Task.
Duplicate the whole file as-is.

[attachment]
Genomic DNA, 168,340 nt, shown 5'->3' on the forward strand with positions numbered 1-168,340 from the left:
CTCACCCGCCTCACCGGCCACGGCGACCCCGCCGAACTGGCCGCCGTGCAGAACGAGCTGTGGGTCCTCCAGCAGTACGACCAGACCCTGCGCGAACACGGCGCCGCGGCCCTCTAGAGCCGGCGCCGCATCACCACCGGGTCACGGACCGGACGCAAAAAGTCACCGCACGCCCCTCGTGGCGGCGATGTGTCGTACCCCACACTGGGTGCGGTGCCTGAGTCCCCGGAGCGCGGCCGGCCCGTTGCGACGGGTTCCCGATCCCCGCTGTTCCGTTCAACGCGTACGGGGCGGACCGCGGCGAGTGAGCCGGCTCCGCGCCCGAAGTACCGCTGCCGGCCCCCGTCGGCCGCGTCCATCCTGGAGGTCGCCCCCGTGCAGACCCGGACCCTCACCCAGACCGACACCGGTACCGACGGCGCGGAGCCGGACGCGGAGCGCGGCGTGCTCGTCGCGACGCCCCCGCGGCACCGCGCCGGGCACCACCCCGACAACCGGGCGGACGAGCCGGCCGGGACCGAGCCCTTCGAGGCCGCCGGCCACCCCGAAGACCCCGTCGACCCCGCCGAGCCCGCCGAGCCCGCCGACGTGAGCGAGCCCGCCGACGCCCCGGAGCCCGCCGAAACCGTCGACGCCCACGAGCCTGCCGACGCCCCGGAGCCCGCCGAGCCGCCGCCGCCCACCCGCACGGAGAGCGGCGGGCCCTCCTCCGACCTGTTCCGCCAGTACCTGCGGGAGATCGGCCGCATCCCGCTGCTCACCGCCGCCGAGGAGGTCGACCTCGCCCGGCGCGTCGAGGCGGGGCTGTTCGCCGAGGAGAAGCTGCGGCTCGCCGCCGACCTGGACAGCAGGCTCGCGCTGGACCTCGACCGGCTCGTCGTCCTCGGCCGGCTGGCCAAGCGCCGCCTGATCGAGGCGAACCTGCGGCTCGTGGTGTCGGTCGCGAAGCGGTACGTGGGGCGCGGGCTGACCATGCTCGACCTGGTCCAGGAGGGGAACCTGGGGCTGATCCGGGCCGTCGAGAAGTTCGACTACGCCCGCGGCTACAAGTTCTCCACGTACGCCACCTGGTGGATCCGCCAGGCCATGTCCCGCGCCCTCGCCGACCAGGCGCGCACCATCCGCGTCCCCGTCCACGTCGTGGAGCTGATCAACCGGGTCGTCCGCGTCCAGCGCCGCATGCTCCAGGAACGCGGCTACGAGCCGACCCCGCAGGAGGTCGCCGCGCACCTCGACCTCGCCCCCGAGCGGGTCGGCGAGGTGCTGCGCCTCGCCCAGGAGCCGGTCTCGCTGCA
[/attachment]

Genomic DNA, 168,340 nt, shown 5'->3' on the forward strand with positions numbered 1-168,340 from the left:
CTCACCCGCCTCACCGGCCACGGCGACCCCGCCGAACTGGCCGCCGTGCAGAACGAGCTGTGGGTCCTCCAGCAGTACGACCAGACCCTGCGCGAACACGGCGCCGCGGCCCTCTAGAGCCGGCGCCGCATCACCACCGGGTCACGGACCGGACGCAAAAAGTCACCGCACGCCCCTCGTGGCGGCGATGTGTCGTACCCCACACTGGGTGCGGTGCCTGAGTCCCCGGAGCGCGGCCGGCCCGTTGCGACGGGTTCCCGATCCCCGCTGTTCCGTTCAACGCGTACGGGGCGGACCGCGGCGAGTGAGCCGGCTCCGCGCCCGAAGTACCGCTGCCGGCCCCCGTCGGCCGCGTCCATCCTGGAGGTCGCCCCCGTGCAGACCCGGACCCTCACCCAGACCGACACCGGTACCGACGGCGCGGAGCCGGACGCGGAGCGCGGCGTGCTCGTCGCGACGCCCCCGCGGCACCGCGCCGGGCACCACCCCGACAACCGGGCGGACGAGCCGGCCGGGACCGAGCCCTTCGAGGCCGCCGGCCACCCCGAAGACCCCGTCGACCCCGCCGAGCCCGCCGAGCCCGCCGACGTGAGCGAGCCCGCCGACGCCCCGGAGCCCGCCGAAACCGTCGACGCCCACGAGCCTGCCGACGCCCCGGAGCCCGCCGAGCCGCCGCCGCCCACCCGCACGGAGAGCGGCGGGCCCTCCTCCGACCTGTTCCGCCAGTACCTGCGGGAGATCGGCCGCATCCCGCTGCTCACCGCCGCCGAGGAGGTCGACCTCGCCCGGCGCGTCGAGGCGGGGCTGTTCGCCGAGGAGAAGCTGCGGCTCGCCGCCGACCTGGACAGCAGGCTCGCGCTGGACCTCGACCGGCTCGTCGTCCTCGGCCGGCTGGCCAAGCGCCGCCTGATCGAGGCGAACCTGCGGCTCGTGGTGTCGGTCGCGAAGCGGTACGTGGGGCGCGGGCTGACCATGCTCGACCTGGTCCAGGAGGGGAACCTGGGGCTGATCCGGGCCGTCGAGAAGTTCGACTACGCCCGCGGCTACAAGTTCTCCACGTACGCCACCTGGTGGATCCGCCAGGCCATGTCCCGCGCCCTCGCCGACCAGGCGCGCACCATCCGCGTCCCCGTCCACGTCGTGGAGCTGATCAACCGGGTCGTCCGCGTCCAGCGCCGCATGCTCCAGGAACGCGGCTACGAGCCGACCCCGCAGGAGGTCGCCGCGCACCTCGACCTCGCCCCCGAGCGGGTCGGCGAGGTGCTGCGCCTCGCCCAGGAGCCGGTCTCGCTGCA